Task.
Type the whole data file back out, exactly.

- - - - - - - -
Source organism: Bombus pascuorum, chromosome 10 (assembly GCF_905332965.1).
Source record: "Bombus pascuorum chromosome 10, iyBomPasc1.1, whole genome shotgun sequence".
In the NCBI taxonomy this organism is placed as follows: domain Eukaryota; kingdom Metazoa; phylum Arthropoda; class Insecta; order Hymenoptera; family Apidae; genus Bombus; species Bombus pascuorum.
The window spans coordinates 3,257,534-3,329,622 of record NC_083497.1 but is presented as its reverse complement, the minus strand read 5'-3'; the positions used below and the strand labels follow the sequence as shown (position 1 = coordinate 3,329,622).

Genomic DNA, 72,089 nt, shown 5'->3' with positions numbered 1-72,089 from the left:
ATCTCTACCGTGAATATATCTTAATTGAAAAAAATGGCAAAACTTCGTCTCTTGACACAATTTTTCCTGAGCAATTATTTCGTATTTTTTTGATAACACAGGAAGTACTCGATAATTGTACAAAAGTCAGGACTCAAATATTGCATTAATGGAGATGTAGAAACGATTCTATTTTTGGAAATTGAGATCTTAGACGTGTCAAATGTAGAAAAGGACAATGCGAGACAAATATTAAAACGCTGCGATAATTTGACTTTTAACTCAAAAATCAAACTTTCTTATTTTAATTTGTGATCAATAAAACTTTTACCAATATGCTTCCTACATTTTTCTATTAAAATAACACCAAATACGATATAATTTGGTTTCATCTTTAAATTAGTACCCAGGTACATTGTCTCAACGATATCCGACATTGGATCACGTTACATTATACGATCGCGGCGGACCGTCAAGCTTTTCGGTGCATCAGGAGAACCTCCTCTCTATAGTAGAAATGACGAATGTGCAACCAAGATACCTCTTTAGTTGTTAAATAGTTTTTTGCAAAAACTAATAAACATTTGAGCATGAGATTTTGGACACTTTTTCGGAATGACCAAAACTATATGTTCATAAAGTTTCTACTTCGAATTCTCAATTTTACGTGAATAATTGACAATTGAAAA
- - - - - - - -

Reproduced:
Source organism: Bombus pascuorum, chromosome 10 (assembly GCF_905332965.1).
Source record: "Bombus pascuorum chromosome 10, iyBomPasc1.1, whole genome shotgun sequence".
In the NCBI taxonomy this organism is placed as follows: domain Eukaryota; kingdom Metazoa; phylum Arthropoda; class Insecta; order Hymenoptera; family Apidae; genus Bombus; species Bombus pascuorum.
The window spans coordinates 3,257,534-3,329,622 of record NC_083497.1 but is presented as its reverse complement, the minus strand read 5'-3'; the positions used below and the strand labels follow the sequence as shown (position 1 = coordinate 3,329,622).

Genomic DNA, 72,089 nt, shown 5'->3' with positions numbered 1-72,089 from the left:
ATCTCTACCGTGAATATATCTTAATTGAAAAAAATGGCAAAACTTCGTCTCTTGACACAATTTTTCCTGAGCAATTATTTCGTATTTTTTTGATAACACAGGAAGTACTCGATAATTGTACAAAAGTCAGGACTCAAATATTGCATTAATGGAGATGTAGAAACGATTCTATTTTTGGAAATTGAGATCTTAGACGTGTCAAATGTAGAAAAGGACAATGCGAGACAAATATTAAAACGCTGCGATAATTTGACTTTTAACTCAAAAATCAAACTTTCTTATTTTAATTTGTGATCAATAAAACTTTTACCAATATGCTTCCTACATTTTTCTATTAAAATAACACCAAATACGATATAATTTGGTTTCATCTTTAAATTAGTACCCAGGTACATTGTCTCAACGATATCCGACATTGGATCACGTTACATTATACGATCGCGGCGGACCGTCAAGCTTTTCGGTGCATCAGGAGAACCTCCTCTCTATAGTAGAAATGACGAATGTGCAACCAAGATACCTCTTTAGTTGTTAAATAGTTTTTTGCAAAAACTAATAAACATTTGAGCATGAGATTTTGGACACTTTTTCGGAATGACCAAAACTATATGTTCATAAAGTTTCTACTTCGAATTCTCAATTTTACGTGAATAATTGACAATTGAAAA